Tilshead Borehole Levels: 1st January 2023

A happy, prosperous, and peaceful New Year to you all.  In the words of the fictional Jack Jones (that’s Lance Corporal Jones of the Walmington-on-Sea Home Guard), my first words before putting up this week’s data are: “Don’t Panic!”

We had a drop of rain last week, so the aquifer has continued to fill at a rapid rate.

Over the last week, the depth of water has gone from around 2 metres below average to almost 4 metres above average. That’s quite a rise in a very short period and the rate of rise is very similar to that which we experienced in the last flood year of 2013-2014.   It’s dramatic, but we are still 3 metres below the average peak winter water depth of 94 metres in the aquifer (red arrow) and we have only just reached the lowest winter level in the aquifer over the last decade.  So, whilst we could, in theory, be in a flood situation in the next 7-14 days, there is still too much uncertainty in the system to get overly concerned at this stage.   Only when the water level passes 95 metres AOD, the daily trajectory is upwards, and more heavy rain is in the forecast, will that uncertainty decrease.  All that said, those who know their properties are prone to flooding would be wise to check their precautions, but don’t panic.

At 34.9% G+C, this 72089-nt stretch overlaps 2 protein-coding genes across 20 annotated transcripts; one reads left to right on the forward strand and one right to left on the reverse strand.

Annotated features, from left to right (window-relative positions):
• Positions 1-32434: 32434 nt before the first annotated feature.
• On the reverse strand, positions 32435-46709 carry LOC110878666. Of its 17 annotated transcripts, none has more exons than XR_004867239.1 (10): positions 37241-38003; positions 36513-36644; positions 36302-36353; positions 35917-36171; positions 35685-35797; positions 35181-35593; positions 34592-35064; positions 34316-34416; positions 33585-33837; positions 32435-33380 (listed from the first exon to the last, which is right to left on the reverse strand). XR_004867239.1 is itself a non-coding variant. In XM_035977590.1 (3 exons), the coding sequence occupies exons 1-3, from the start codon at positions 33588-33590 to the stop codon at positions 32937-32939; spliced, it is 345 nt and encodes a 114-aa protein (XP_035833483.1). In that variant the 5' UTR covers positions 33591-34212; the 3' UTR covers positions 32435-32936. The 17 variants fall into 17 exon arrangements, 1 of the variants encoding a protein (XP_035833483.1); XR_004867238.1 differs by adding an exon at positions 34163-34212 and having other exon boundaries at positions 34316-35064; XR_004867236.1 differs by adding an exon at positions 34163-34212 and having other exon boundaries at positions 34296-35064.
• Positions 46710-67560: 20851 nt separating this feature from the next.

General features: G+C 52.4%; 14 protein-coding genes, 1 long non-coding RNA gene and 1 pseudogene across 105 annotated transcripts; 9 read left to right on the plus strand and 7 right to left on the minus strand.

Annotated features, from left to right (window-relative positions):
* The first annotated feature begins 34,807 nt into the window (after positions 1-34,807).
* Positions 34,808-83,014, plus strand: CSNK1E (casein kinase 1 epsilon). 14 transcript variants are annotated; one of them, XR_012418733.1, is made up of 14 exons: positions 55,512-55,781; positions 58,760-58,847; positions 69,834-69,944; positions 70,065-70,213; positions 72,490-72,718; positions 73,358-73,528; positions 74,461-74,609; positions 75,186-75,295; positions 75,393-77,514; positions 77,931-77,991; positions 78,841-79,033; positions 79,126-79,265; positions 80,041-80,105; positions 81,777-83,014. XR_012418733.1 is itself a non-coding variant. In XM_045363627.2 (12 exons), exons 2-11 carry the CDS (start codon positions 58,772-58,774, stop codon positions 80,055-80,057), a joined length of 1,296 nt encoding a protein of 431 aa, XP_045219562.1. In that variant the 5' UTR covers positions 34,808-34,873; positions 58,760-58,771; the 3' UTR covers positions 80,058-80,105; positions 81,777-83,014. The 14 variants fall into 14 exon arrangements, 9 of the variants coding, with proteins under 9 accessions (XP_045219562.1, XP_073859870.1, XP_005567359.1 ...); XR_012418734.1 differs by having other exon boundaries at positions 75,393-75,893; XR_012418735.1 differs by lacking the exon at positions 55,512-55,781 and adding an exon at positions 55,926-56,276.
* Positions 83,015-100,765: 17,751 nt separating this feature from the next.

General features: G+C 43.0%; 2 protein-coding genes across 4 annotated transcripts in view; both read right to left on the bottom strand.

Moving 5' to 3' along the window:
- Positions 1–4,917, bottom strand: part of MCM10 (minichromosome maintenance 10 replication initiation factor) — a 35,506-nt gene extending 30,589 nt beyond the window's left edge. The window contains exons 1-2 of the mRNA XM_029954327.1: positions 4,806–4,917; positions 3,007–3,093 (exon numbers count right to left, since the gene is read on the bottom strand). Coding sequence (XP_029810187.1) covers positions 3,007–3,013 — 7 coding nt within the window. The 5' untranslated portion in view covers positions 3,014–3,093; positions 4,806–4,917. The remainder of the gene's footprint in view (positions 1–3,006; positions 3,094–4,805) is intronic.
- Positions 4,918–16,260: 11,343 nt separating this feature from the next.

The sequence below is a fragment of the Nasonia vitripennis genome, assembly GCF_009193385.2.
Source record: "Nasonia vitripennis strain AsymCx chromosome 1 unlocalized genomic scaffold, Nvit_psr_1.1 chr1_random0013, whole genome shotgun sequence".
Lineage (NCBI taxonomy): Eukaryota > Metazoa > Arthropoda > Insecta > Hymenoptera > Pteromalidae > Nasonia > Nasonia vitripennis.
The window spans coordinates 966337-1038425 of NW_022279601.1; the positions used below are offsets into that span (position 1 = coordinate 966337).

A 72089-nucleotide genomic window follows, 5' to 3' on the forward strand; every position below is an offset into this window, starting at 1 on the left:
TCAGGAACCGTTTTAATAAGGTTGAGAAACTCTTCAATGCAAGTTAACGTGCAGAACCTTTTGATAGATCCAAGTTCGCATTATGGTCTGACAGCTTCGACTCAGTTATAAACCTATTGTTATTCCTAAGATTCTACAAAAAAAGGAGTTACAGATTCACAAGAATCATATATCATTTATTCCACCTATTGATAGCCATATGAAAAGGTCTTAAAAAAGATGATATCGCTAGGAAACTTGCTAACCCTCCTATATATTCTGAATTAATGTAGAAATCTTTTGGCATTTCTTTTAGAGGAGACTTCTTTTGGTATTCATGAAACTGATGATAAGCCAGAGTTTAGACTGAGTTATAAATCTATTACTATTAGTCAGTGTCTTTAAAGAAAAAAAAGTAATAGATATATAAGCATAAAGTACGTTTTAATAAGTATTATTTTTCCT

Weather-wise, today should be dry during daylight hours with rain starting again after sunset.  Monday is also set to be dry with wind and rain returning on Tuesday and hanging around until the end of the week.  The following 10 days will bring a winter storm with gales and heavy rain followed by a drier period towards the middle of January.  Temperatures are likely to remain at or above average.  The rest of January is difficult to predict as there will be a northwest-southeast split between wet and drier weather systems and we will be sat pretty much on the boundary between the two.  Based on previous years, I’d have to bet on us getting more wet weather than dry.



Winterbourne Stoke Parish Council